With the lights of Broadway and the West End lit once again, live theatre fans are dazzled anew by crashing chandeliers, green-skinned witches and rapping revolutionaries. But for all their glitter and grandeur, no modern musical can approach the absolute spectacle of the royal costume parties that played out on stage during the English Renaissance. Public theatre of the time – the kind William Shakespeare was producing – generally employed the simplest of set dressings, often just a few pieces of basic furniture or even a bare stage, but the 16th century saw the rise of the masque (not to be confused with mask), a form of amateur dramatic entertainment, popular among the nobility to entertain themselves until it became a legitimate art form. Henry VIII, Charles I of England and Queen Anne of Denmark and their relatives all performed in the masques at their courts, wearing disguises, play acting and dancing, as did the French Louis XIV, who danced in ballets across the pond over at Versailles. Under King James I and Queen Anne, these raucous amusements developed into a more formal but no less rowdy combination of theatre, ballet, ball and red carpet, staged to celebrate special occasions and holidays. The masque was the ultimate place to see and be seen; celebrity spotting was de rigueur; and the action off stage was often just as juicy as what was happening on stage. With that kind of competition for the audience’s attention, it’s no wonder the pageantry of the stage required sophisticated levels of innovation and showmanship…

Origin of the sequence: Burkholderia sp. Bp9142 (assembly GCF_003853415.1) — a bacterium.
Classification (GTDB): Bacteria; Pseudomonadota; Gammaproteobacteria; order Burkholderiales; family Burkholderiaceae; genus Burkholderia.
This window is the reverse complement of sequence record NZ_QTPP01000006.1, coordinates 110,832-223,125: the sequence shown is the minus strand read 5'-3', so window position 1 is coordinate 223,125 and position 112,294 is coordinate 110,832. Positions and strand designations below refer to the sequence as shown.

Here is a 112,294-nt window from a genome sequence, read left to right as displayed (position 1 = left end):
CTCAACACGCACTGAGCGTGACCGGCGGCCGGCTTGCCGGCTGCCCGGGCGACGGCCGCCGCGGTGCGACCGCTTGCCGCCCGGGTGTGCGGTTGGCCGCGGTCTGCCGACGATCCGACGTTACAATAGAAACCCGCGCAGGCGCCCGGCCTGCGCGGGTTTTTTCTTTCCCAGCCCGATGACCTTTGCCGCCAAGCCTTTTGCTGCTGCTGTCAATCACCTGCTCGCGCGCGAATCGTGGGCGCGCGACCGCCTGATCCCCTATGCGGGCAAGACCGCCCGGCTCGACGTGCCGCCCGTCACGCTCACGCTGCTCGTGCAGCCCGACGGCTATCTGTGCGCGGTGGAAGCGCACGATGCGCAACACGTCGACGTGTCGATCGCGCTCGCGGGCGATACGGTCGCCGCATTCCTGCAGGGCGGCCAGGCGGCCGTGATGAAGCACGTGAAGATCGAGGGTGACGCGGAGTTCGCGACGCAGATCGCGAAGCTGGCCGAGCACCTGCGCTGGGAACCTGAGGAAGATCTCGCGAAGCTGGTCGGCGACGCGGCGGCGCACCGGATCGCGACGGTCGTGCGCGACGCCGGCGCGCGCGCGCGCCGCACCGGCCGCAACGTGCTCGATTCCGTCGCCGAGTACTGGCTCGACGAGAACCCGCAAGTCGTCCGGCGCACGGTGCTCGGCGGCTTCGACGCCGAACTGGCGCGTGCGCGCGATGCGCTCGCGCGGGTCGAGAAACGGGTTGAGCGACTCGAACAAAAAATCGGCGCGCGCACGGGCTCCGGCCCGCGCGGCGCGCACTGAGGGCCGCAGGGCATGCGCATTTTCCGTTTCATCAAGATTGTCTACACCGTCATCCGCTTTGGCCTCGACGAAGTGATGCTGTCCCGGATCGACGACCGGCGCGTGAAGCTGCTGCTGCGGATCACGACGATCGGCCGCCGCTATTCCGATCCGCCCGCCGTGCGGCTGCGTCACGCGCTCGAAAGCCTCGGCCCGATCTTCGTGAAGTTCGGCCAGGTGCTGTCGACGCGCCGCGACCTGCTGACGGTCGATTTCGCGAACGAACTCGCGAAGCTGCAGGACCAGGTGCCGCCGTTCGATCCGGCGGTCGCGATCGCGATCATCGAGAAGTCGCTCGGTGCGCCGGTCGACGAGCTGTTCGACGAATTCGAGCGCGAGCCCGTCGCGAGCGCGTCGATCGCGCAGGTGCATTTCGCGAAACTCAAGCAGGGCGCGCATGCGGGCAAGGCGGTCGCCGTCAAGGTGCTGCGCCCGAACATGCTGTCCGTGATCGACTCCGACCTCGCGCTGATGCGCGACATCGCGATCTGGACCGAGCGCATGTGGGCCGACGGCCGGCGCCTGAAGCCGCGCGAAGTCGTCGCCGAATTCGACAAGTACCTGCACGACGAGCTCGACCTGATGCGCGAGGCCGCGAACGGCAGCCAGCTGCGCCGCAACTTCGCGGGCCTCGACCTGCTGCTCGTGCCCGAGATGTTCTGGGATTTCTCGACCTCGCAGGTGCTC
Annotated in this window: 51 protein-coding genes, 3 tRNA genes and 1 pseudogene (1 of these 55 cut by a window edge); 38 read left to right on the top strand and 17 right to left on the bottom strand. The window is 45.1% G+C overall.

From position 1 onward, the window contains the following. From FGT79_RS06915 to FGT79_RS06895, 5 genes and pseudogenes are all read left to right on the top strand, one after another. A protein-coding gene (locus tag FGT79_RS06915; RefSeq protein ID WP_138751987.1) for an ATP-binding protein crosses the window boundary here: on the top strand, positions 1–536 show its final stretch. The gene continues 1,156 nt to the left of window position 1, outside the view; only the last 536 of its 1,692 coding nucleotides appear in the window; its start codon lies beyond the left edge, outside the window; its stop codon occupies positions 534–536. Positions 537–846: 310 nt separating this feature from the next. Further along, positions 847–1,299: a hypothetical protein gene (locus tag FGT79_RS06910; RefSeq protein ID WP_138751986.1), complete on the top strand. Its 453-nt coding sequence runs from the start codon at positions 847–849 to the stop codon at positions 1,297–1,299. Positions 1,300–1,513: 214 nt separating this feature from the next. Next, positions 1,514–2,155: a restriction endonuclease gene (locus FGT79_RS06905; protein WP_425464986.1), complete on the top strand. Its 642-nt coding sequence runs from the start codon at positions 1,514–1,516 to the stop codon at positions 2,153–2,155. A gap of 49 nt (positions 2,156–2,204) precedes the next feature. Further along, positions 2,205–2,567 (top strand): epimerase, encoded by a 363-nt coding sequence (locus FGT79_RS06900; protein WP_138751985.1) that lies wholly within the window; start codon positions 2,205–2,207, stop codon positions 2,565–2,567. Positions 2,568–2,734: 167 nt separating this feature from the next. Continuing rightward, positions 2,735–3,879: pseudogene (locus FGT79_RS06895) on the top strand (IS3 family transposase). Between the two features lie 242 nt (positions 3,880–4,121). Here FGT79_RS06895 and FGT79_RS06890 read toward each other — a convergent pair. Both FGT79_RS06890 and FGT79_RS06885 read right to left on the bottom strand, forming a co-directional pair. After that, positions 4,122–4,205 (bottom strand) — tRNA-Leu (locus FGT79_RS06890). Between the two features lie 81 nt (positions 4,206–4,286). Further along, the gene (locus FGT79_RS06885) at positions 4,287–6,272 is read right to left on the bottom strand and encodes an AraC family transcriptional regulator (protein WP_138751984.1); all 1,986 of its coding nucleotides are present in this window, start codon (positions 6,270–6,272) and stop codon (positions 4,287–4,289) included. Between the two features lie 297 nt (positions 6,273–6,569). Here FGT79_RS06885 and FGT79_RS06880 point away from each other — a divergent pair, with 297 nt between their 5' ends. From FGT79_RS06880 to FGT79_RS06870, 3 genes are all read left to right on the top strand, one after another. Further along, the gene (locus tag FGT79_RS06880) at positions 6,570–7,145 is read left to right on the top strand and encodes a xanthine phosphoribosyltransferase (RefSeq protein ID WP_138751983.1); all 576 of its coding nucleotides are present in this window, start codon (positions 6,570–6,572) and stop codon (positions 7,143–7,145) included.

At the center of that spectacle was celebrated architect Inigo Jones, master of decorations and machinery. At first glance, Jones’s monumental accomplishments hardly seem relevant to courtly theatrical pursuits. As England’s first great architect, credited with introducing architecture from the Italian Renaissance and Classical Rome to the British landscape, he designed the first classical building in Britain, as well as Covent Garden, the first modern public square in London. He renovated and repaired Old St. Paul’s Cathedral; and even undertook a survey of Stonehenge by royal appointment. His fingerprints quite literally mark many of London’s most famous landmarks. But court masques were no humble black-box plays, and Jones’s architectural prowess may just give you a hint at the kind of opulence these performances displayed.
Inspired by his studies in Italy and under the patronage of Queen Anne, Jones introduced the proscenium arch to English theatre. A decorative frame that surrounds a stage space, this type of construction is designed to be viewed only from the front and allowed for the development of elaborate set pieces that played with forced perspective to give audiences a sense of being immersed in a real environment. Jones designed moveable scenery using shutters that slid on grooves in the floor or flew above the stage on ropes and pulleys. Sets often climbed to multiple stories or included large rotating globes. The Masque of Blacknesse included an artificial sea with waves that moved, as well as mermaids riding across the stage in giant shells, gods riding seahorses and six huge sea monsters carrying torchbearers. With audiences that talked through the performance and actors so drunk they could barely perform, the visual spectacle was essential to the success of the show.